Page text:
THEBOOKENDS with Pam & Becky

Leopard at the Door
By: Jennifer McVeigh

Rachel returns to her family’s home in Kenya after escaping her banishment to England after the death of her mother. She has been away for six long years and yearns for Africa and all she knew. She returns in the midst of a very unsettled political climate, with the Mau Mau secret society fighting for change in the country. Rachel will have to overcome painful memories, try to rebuild her relationship with her father, and gain acceptance from the woman who replaced her mother in the home.

Pam: It took a couple of chapters to pull me into this story, but then I found myself engrossed in this book. This author made me have very strong emotions about the characters in this story and I frequently fought the urge to call you and vent about a couple of them! Did you feel strongly about the many characters in this book?

Becky: We are on the same page with our opinions of this book. It slowly lulled me into the story and then I couldn’t put it down. The author did an amazing job giving life to each character. I loved some, hated others and had genuine concern during this story. Rachel was easy to like and I felt a great deal of empathy for her situation. She is returning home expecting to fall back into the life she had six years ago and put closure on the loss of her mother. Sadly, life has moved on in Kenya and her distant father does not create a healthy homecoming for her. What did you think about this father figure?

Pam: I was so frustrated by Rachel’s father! She returned home hoping to find a familiar place in her family’s home. However, when she arrived, she found a very different environment. Her father has opened his home to another woman and her son. She makes it clear from the first introduction that she is in charge and Rachel is not welcome in this changed home. I felt that Rachel’s father was torn between loyalties and continued to hope that he would be what Rachel needed him to be. Do you feel that this new woman was at fault for the change in the home? Or do you feel that it was also caused by the unsettled climate of their country?

Becky: It would be a combination of both but I think the sole responsibility lies with her father. He should have been committed to his daughter regardless of his new romantic involvement. Although they were distant, he also had responsibility to inform Rachel of the reality of the hostile environment before she returned. Do you think that the author painted a vivid picture of the volatile situation in Kenya?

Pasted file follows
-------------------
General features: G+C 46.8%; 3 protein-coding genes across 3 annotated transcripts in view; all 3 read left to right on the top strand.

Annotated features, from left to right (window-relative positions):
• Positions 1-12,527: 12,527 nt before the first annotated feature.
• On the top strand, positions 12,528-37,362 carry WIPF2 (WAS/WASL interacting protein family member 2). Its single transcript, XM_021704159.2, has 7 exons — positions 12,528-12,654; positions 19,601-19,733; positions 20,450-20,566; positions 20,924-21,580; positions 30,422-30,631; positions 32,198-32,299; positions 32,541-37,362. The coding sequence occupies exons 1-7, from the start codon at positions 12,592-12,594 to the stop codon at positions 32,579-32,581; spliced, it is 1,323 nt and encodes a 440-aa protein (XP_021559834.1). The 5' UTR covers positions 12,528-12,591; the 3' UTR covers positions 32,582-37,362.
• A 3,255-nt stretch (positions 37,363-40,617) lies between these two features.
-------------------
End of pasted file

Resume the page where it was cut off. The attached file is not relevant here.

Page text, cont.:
Pam: I do feel that the author painted a vivid picture. This changing climate and violence was contrasted with the stubborn insistence from the land owners in the area that everything was fine and all would quickly return to their normal. This was clear in the behavior of her father’s new partner, Sara. She was determined to throw a big party to celebrate the coronation of the queen of England, although the threat of violence surrounded them. I felt that Rachel’s father would certainly speak up at this point. Were you surprised by the absurdity of this situation?

Becky: I think this is part of the reason that I liked this author’s style so much. The characters were interesting and had depth. Sara’s desire to have a party during such a dangerous time was ridiculous. Yet, I love that it spoke to how unconnected she was to the country she was living in. Those details make average characters more interesting. Her desire to ignore what was going on outside of the walls of her home was baffling. Rachel is equally as interesting and unrealistic about the dangers as she crosses some boundaries with some of her father’s employees. Did you find her to be naive or was she still living in the past when it wasn’t life threatening to be friendly to the locals?

Pam: I felt that Rachel was continuing relationships she had when she was younger. This may be considered to be living in the past, since this was what her life (and her relationships) was like when her mother was alive. I don’t think she was being naive, but hopeful that these connections could still exist among the turbulence around her. I think your comment about Rachel and Sara being unrealistic about the surrounding dangers is very accurate. In their own ways (completely opposite from each other), they are trying to create their own realities in the midst of changing ways. Rachel reconnects with a young man that served as her tutor when she was younger. How did you feel about this relationship? Was it one that you hoped Rachel would continue?

Becky: Inside my head I was screaming for Rachel to stop. Without disclosing too much, this was a complicated situation for several reasons. She is only about eighteen years old, isolated and searching for comfort and he was part of the past she was desperately trying to resuscitate. Did I want it to happen? No, but it was a natural progression in the story. There is some very interesting information on the authors website, www.jennifermcveigh.com, that I highly recommend.
I would enjoy discussing this further but as you can see, we are running out of space. Join us next month as we discuss, The Ghostwriter, by Alessandra Torre.

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